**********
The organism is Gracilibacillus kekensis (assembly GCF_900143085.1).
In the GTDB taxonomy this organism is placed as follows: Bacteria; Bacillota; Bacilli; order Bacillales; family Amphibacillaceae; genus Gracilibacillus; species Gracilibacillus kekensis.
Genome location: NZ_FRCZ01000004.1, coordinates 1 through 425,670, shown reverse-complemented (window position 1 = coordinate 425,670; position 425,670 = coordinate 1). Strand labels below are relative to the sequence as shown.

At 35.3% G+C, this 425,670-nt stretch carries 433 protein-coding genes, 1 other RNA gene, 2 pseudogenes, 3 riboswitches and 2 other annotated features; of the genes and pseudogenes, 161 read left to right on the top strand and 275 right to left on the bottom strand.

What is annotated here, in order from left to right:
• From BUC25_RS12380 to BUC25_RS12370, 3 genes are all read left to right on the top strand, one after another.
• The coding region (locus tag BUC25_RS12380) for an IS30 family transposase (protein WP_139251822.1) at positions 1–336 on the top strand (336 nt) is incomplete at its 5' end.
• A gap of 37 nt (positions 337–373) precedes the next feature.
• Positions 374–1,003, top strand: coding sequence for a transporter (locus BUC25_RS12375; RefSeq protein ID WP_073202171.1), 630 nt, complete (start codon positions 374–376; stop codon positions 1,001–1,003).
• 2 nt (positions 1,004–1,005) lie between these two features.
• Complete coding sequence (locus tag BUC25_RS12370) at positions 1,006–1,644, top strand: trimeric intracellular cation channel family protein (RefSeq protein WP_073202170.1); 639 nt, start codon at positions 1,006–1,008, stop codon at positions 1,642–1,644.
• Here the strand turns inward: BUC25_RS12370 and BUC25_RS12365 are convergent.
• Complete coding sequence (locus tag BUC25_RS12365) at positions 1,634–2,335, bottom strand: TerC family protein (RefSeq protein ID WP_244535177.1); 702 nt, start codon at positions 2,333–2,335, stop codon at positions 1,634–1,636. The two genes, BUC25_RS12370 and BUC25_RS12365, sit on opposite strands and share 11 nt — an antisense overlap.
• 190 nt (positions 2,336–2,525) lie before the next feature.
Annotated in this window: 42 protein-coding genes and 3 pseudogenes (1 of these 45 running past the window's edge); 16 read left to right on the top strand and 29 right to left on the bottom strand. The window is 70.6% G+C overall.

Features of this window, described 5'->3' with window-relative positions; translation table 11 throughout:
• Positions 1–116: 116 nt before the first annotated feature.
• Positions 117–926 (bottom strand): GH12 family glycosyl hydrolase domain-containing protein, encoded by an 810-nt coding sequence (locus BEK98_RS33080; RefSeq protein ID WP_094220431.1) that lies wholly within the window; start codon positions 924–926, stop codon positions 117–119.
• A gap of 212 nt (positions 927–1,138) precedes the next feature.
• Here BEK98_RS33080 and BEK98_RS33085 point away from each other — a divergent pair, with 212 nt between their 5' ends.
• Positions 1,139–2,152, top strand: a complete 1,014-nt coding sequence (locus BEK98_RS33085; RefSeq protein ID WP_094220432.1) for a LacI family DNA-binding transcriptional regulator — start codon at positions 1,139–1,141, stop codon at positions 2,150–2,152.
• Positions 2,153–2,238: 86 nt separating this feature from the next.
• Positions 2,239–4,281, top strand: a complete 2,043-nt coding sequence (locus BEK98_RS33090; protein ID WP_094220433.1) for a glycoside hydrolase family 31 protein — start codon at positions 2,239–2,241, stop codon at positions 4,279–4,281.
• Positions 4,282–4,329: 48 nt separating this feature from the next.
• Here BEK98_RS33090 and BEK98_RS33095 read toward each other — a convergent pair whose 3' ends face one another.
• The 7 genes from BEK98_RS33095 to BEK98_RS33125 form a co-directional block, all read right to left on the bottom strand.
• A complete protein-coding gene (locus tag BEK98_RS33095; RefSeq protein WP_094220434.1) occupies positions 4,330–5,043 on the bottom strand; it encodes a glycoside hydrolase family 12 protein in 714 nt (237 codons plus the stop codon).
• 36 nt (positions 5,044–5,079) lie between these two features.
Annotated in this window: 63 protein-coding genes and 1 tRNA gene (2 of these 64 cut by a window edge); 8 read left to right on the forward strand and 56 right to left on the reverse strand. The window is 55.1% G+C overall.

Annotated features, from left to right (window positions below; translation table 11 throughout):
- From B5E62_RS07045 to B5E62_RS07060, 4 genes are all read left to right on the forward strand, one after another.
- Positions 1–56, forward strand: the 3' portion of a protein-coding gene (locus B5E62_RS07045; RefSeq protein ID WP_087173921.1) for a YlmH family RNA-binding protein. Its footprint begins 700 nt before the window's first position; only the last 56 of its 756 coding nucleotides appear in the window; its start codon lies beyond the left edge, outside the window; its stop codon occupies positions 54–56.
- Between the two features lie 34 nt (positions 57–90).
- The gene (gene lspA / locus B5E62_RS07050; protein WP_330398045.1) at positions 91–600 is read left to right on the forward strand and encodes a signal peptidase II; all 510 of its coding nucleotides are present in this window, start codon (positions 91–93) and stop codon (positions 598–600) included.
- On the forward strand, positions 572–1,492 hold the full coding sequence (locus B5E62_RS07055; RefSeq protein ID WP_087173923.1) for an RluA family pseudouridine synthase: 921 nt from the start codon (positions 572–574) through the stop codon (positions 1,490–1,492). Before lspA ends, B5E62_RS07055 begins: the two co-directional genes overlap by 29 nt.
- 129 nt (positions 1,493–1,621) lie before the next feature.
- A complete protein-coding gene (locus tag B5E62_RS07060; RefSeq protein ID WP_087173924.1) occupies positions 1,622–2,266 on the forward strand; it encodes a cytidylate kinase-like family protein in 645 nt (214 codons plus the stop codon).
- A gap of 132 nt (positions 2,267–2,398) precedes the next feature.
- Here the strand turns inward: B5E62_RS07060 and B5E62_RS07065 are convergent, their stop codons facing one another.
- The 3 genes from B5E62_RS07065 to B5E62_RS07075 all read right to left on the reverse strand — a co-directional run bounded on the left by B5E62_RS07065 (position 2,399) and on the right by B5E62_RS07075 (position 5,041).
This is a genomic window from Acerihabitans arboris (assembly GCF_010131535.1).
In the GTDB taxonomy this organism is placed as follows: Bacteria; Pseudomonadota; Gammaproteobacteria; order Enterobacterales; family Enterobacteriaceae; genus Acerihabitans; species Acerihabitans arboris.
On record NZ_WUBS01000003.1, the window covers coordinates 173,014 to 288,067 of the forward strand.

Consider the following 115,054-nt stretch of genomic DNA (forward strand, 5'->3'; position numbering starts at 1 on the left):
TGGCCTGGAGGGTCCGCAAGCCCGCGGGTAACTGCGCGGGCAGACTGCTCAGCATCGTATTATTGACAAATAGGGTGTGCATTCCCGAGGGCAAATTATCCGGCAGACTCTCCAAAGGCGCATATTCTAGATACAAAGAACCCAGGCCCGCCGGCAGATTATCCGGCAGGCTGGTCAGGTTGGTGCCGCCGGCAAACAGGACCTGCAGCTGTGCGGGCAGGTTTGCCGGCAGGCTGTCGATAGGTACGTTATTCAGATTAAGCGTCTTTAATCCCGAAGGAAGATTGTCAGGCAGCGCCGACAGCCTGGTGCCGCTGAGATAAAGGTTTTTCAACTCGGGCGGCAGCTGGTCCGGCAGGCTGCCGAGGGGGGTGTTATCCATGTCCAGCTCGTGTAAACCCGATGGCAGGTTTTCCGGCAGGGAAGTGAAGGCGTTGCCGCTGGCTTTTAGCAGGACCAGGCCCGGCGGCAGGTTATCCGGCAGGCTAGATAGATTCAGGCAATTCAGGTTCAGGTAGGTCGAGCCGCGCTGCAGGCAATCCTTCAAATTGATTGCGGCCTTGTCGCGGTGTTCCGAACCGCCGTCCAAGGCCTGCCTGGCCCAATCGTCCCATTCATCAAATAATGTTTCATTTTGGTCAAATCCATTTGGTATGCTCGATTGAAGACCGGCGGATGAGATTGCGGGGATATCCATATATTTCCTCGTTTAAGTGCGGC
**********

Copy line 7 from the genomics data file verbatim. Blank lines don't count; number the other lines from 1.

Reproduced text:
• The coding region (locus tag BUC25_RS12380) for an IS30 family transposase (protein WP_139251822.1) at positions 1–336 on the top strand (336 nt) is incomplete at its 5' end.